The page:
Tuesday, September 6, 2016

Lesson unlearned

You know those things that you say over and over to your kid, thinking that there is absolutely no way he could forget it? Well they CAN forget and WILL forget it.

A few years ago, we were at the science center here in town, and we were out in the animal discovery part checking out the meerkats. They have these short little tunnels kids can crawl into with a big bubble window on the end, so they can look at the meerkats on their level.

Biscuit was about to crawl into one of the tunnels when a pretty red-headed lady said (loudly enough for him to hear), "Griffin! Come over here. You can see them better from over here."

And what did Biscuit do? He walked straight toward the stranger without a second thought. She was actually calling HER son, who shares Biscuit's name.

The day before ... THE DAY BEFORE ... I had talked to Biscuit about strangers and how he could talk to anyone he wanted if Jeff and I were with him, but he should not talk to anyone he doesn't know if we aren't around.

But of course, it's not black and white with him.

"But mom," Biscuit said, and I could see the wheels turning in his little head, "What if we're talking about the animals, and I have an animal fact I can share?"

His other exceptions included:

- How can I get to know somebody if I don't talk to them?
- What if my grandparents are with me? Cousins? Aunts or uncles?
- What if it's a police officer or firefighter? Or doctor, nurse, etc.

The gray area is always the toughest hurdle because you cannot possibly think of all the exceptions to such a thing. I want to say to him, "Just use your common sense," but his common sense is still in development.

I try to be as clear as I can during these talks, but after that, I just have to hope that I've imparted some kind useful of knowledge.

A friend of mine won four tickets to a local water park last week, and Labor Day was the last day the park was open. My friend only has one child, so she asked if Biscuit would like the fourth ticket. Biscuit has never been to a water park before, but when I asked him, he jumped up and down and yelled, "YES!"

We've been promising him a play date with that friend for a while and haven't been able to work it out, so I don't know if the excitement was more for the water park or that he was finally going to get to play with his friend.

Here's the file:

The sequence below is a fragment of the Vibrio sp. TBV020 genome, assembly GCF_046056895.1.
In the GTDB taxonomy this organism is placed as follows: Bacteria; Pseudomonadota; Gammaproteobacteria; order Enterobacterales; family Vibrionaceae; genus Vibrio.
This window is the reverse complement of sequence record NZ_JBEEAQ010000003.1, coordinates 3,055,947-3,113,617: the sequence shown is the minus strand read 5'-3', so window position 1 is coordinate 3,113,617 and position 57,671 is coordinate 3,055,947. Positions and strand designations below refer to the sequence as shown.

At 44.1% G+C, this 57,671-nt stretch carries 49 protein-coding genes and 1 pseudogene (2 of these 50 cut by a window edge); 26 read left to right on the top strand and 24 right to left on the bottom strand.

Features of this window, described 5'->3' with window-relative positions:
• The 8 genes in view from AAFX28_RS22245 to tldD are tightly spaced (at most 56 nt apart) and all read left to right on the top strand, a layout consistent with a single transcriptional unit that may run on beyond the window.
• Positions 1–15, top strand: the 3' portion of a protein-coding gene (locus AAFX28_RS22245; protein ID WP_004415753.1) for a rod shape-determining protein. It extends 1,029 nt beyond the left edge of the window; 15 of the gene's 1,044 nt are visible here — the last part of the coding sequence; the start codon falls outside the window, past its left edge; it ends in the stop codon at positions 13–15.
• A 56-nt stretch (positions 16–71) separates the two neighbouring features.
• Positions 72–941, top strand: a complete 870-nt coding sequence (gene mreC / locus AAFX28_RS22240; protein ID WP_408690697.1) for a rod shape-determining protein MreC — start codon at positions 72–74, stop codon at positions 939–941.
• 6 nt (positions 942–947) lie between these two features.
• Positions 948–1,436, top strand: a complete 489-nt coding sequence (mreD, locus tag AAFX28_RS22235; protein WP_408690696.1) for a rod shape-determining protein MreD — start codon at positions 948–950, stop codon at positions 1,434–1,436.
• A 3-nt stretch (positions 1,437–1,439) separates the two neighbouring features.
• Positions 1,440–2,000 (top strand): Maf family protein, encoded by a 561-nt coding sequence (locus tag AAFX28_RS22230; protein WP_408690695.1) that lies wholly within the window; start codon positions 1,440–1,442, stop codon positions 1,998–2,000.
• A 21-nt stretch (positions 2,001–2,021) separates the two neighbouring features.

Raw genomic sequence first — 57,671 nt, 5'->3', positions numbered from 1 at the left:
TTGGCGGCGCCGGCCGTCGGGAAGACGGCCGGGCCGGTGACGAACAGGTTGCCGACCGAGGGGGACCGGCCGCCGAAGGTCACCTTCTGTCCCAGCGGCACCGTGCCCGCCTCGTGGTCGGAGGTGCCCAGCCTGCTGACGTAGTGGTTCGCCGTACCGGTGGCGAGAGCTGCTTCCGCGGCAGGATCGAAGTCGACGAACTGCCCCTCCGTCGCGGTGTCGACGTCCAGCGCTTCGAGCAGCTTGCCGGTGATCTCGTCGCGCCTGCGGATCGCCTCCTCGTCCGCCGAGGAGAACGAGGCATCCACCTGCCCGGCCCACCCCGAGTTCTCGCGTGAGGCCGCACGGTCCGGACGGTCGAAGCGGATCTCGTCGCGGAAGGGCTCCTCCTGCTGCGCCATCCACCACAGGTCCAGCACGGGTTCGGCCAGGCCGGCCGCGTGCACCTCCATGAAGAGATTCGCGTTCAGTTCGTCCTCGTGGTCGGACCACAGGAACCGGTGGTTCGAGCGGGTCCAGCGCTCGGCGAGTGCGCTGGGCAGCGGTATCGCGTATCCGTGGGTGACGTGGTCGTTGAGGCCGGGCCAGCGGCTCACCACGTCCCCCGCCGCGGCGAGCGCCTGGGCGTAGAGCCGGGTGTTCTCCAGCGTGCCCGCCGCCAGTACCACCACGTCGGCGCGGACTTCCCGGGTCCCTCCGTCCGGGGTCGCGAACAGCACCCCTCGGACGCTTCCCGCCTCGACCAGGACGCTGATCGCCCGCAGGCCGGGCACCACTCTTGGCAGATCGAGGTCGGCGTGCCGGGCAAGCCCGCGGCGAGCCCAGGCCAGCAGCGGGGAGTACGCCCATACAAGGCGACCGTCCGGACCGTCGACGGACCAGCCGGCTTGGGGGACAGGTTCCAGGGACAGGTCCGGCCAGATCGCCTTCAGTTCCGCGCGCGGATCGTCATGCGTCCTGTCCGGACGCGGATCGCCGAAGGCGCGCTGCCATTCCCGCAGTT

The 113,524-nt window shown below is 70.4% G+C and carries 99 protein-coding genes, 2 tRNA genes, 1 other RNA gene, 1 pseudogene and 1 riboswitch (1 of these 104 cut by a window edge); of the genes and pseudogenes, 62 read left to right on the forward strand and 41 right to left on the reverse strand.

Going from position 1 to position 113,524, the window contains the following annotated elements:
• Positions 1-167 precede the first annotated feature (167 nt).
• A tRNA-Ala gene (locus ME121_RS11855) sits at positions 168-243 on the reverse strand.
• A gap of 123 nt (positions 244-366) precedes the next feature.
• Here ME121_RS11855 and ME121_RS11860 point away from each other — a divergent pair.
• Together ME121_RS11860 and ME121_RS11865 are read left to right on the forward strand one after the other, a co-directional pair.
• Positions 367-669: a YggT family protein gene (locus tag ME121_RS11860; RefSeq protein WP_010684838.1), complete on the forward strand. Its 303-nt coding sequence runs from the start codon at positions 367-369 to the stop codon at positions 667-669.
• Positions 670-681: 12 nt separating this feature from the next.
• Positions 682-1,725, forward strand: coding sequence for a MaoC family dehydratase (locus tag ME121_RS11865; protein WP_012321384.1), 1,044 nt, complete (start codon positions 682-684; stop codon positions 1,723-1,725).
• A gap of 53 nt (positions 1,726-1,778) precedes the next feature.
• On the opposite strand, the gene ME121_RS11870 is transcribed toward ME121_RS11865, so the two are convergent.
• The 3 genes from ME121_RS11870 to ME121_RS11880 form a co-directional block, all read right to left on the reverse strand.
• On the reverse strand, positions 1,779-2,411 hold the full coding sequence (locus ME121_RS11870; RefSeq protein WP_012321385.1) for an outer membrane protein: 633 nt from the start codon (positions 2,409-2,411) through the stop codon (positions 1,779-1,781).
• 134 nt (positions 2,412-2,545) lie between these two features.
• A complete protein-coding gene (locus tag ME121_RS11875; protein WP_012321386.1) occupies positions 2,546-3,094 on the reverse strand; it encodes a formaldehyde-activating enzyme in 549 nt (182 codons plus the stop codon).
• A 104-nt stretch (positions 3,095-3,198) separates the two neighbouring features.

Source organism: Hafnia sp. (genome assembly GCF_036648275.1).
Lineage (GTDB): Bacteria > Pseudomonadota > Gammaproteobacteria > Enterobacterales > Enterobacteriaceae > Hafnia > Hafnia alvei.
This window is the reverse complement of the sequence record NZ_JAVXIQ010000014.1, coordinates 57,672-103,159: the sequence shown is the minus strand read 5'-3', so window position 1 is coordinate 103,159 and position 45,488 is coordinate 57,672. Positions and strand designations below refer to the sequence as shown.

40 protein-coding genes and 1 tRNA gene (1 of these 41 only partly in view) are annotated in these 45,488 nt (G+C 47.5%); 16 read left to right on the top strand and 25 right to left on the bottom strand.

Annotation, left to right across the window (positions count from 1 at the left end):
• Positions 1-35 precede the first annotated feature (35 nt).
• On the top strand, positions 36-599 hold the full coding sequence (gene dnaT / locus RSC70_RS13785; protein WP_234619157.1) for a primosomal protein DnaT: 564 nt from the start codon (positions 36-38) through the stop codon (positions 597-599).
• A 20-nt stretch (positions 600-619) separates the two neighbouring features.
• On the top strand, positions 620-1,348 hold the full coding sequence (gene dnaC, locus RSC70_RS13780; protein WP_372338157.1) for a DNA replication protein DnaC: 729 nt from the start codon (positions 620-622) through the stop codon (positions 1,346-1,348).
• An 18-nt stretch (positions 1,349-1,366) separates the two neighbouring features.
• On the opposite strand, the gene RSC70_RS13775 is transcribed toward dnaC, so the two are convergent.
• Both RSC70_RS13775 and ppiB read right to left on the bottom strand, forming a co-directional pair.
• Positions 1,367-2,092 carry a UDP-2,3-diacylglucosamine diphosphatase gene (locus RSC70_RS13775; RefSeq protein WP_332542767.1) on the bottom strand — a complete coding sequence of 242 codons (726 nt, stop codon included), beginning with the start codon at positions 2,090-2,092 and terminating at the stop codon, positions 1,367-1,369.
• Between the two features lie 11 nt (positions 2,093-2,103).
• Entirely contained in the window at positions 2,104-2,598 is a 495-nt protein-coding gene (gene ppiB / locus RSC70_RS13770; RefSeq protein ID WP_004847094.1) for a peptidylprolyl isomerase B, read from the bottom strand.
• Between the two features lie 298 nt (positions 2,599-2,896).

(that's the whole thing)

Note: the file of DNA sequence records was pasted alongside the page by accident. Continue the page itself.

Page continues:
That morning, we got Biscuit dressed in his bathing suit and shirt and his water shoes. We packed him a towel, change of clothes and sunscreen. I'm telling him that he can say no if any of the rides or slides are too scary for him. You know, all the usual safety stuff.

And speaking of safety, Biscuit has memorized mine and Jeff's cellphone numbers. I had written our numbers on the back of one of my business cards and put it in the outer pocket of his school backpack. He decided on his own that he should memorize them. And of course, I made a big fuss over his effort.

So before he left for the water park, I asked Biscuit, "Now what happens if you get separated from them or if you get lost?"

I was absolutely convinced of what his answer would be. But I was wrong!

Biscuit sort of looked around the room with a blank look on his face and said, "Um ... panic?"

"NO!" I said, trying to keep a straight face. "That is the absolute LAST thing you should do."

I swear, I wanted to shake him. After all the times we've had this discussion, and his answer is to panic!

He quickly realized his mistake and tried to pretend like he was joking.

"Oh ... Mom ..." Biscuit said. "I was just joking about that. I know what to do. I remember, Mom."

"Then what do you do?" I asked him.

"I find someone who works there and tell them your phone number, right?" he said.

"That's exactly right," I said. "And DON'T PANIC!"

Biscuit has a treat after a hard day's work at the water park.

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